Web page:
FIG. 7 shows a block diagram of a loud-speaking telephone system wherein a circuit 60 in accordance with this invention is applied thereto.

A voice signal produced at a microphone 61 is applied to a transmitting variable attenuator or a conventional voltage controlled attenuator 63 through an amplifier 62. The amount of attenuation in the variable attenuator 63 is controlled by the circuit 60, which is described in detail hereinafter. The voice signal from the attenuator 63 is transmitted to a telephone line 67 through an amplifier 64 and a hybrid circuit 65.

The transmitting voice signal is sent to a conventional telephone exchange (not shown) which connects the signal to a called subscriber.

The voice signal of a called subscriber, sent over the telephone line 67 through the telephone exchange, is received at the hybrid circuit 65. The received voice signal from the hybrid circuit 65 is applied to a receiving variable attenuator or a conventional voltage controlled attenuator 70. The impedance of the hybrid circuit 65 is terminated by a matching network 66 connected thereto, so that the voice signal of a transmitting channel 68 may not leak to a receiving channel 69. The amount of attenuation in the variable attenuator 70 is controlled by the circuit 60, which is also described hereinafter.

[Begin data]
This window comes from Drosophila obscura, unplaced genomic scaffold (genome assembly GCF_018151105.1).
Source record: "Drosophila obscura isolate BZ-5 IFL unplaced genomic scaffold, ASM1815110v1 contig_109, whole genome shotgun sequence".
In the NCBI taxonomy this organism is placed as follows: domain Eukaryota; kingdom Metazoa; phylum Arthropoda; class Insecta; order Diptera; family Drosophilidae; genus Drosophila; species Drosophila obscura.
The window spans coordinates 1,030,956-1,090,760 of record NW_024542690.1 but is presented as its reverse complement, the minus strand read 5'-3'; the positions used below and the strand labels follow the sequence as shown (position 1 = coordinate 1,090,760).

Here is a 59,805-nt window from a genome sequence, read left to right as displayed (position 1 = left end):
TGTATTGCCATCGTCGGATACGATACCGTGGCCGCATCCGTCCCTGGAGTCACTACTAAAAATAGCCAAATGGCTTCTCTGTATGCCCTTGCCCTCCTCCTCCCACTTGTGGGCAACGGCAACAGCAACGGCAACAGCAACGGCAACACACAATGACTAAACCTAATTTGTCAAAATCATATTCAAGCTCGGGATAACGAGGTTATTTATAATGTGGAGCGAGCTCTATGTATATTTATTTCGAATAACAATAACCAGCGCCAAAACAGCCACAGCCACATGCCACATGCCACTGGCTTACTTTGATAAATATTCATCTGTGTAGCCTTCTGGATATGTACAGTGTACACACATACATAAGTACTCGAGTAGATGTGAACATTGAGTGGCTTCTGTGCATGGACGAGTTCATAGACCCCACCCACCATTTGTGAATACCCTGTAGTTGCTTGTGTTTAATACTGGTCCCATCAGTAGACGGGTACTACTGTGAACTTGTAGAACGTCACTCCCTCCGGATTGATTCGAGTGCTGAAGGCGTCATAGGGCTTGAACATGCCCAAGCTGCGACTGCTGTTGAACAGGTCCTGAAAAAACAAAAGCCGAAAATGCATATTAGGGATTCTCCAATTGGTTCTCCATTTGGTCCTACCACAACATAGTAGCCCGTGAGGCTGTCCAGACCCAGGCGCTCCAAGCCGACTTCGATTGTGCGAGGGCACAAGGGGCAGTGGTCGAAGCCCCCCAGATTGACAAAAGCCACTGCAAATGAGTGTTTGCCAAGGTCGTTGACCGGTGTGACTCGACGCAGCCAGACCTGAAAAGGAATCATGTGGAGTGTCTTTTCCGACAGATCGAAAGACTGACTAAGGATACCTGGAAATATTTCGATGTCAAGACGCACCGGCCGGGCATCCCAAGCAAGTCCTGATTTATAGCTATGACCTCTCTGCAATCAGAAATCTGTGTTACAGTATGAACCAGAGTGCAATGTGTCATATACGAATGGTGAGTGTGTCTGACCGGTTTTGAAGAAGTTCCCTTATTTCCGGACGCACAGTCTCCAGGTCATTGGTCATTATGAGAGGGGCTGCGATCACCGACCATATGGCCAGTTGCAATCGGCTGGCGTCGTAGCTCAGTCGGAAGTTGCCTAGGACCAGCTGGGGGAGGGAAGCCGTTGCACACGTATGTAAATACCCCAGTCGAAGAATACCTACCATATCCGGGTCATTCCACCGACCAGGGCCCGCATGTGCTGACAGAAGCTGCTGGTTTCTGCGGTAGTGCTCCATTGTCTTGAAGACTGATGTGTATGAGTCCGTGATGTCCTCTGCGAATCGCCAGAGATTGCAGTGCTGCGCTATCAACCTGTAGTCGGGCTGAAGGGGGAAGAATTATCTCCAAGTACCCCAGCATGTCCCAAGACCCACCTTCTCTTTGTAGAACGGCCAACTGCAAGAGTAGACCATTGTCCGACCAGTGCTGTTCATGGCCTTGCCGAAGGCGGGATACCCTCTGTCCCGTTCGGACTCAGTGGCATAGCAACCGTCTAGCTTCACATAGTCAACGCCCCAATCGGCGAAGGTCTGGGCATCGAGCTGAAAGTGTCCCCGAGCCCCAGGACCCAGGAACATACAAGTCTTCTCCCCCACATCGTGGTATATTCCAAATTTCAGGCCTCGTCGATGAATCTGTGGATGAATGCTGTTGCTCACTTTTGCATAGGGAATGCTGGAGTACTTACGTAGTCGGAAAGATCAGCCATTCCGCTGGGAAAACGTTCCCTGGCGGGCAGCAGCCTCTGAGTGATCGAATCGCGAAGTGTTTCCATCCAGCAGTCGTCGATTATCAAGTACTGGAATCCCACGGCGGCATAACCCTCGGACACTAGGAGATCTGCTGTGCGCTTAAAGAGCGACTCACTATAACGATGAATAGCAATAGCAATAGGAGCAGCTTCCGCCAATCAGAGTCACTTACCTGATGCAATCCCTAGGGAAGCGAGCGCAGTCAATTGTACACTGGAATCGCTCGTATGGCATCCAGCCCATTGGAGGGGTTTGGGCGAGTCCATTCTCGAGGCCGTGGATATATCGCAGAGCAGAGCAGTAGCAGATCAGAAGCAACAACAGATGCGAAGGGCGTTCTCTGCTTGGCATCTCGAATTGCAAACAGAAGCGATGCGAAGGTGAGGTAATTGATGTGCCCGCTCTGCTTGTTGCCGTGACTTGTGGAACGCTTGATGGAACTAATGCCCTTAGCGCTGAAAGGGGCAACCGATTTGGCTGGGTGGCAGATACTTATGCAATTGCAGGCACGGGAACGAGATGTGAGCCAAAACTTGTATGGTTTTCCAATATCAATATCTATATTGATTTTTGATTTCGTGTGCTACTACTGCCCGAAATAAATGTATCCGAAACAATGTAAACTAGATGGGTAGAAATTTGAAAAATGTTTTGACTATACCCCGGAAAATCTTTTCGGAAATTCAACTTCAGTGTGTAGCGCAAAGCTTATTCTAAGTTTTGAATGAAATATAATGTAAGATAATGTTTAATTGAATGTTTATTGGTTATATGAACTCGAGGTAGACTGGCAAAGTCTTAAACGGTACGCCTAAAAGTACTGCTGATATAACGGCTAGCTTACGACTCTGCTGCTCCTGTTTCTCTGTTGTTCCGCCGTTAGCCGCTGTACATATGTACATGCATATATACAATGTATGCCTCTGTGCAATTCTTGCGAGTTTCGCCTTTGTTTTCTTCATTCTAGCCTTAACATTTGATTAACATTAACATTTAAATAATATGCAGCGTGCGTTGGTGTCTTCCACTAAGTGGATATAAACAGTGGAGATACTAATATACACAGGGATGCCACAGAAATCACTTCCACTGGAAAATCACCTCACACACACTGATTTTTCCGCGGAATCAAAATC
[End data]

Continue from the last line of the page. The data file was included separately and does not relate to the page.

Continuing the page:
The voice signal from the attenuator 70 is applied to a loud-speaker 72 after being amplified by an amplifier 71. In this telephone system, when the transmitting voice signal appears before the receiving voice signal, the input signal is applied first to the input terminal 10 in the manner described below.

The transmitted voice signal is applied through an amplifier 73 to a level detector 74. The level detector 74 discriminates the voice signal from noise signals and it produces a pulse signal when the magnitude of the voice signal is at a predetermined level.